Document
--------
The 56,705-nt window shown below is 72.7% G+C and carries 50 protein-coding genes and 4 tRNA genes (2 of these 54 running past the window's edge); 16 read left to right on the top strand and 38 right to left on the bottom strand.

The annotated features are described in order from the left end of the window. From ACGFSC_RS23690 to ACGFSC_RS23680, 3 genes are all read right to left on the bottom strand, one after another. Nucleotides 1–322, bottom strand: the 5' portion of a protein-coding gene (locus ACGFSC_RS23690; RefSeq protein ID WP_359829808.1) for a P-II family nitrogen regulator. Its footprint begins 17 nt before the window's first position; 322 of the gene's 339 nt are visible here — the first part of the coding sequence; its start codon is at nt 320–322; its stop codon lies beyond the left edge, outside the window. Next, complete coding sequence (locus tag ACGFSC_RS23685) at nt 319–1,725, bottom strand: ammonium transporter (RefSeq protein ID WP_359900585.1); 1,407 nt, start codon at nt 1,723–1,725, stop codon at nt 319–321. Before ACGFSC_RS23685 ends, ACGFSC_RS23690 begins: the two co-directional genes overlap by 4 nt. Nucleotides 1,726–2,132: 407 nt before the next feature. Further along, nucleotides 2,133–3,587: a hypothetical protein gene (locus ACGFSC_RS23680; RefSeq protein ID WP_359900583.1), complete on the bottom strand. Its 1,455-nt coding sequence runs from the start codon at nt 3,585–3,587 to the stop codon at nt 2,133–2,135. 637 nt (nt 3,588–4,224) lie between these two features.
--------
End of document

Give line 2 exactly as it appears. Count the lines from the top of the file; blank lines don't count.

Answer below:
The annotated features are described in order from the left end of the window. From ACGFSC_RS23690 to ACGFSC_RS23680, 3 genes are all read right to left on the bottom strand, one after another. Nucleotides 1–322, bottom strand: the 5' portion of a protein-coding gene (locus ACGFSC_RS23690; RefSeq protein ID WP_359829808.1) for a P-II family nitrogen regulator. Its footprint begins 17 nt before the window's first position; 322 of the gene's 339 nt are visible here — the first part of the coding sequence; its start codon is at nt 320–322; its stop codon lies beyond the left edge, outside the window. Next, complete coding sequence (locus tag ACGFSC_RS23685) at nt 319–1,725, bottom strand: ammonium transporter (RefSeq protein ID WP_359900585.1); 1,407 nt, start codon at nt 1,723–1,725, stop codon at nt 319–321. Before ACGFSC_RS23685 ends, ACGFSC_RS23690 begins: the two co-directional genes overlap by 4 nt. Nucleotides 1,726–2,132: 407 nt before the next feature. Further along, nucleotides 2,133–3,587: a hypothetical protein gene (locus ACGFSC_RS23680; RefSeq protein ID WP_359900583.1), complete on the bottom strand. Its 1,455-nt coding sequence runs from the start codon at nt 3,585–3,587 to the stop codon at nt 2,133–2,135. 637 nt (nt 3,588–4,224) lie between these two features.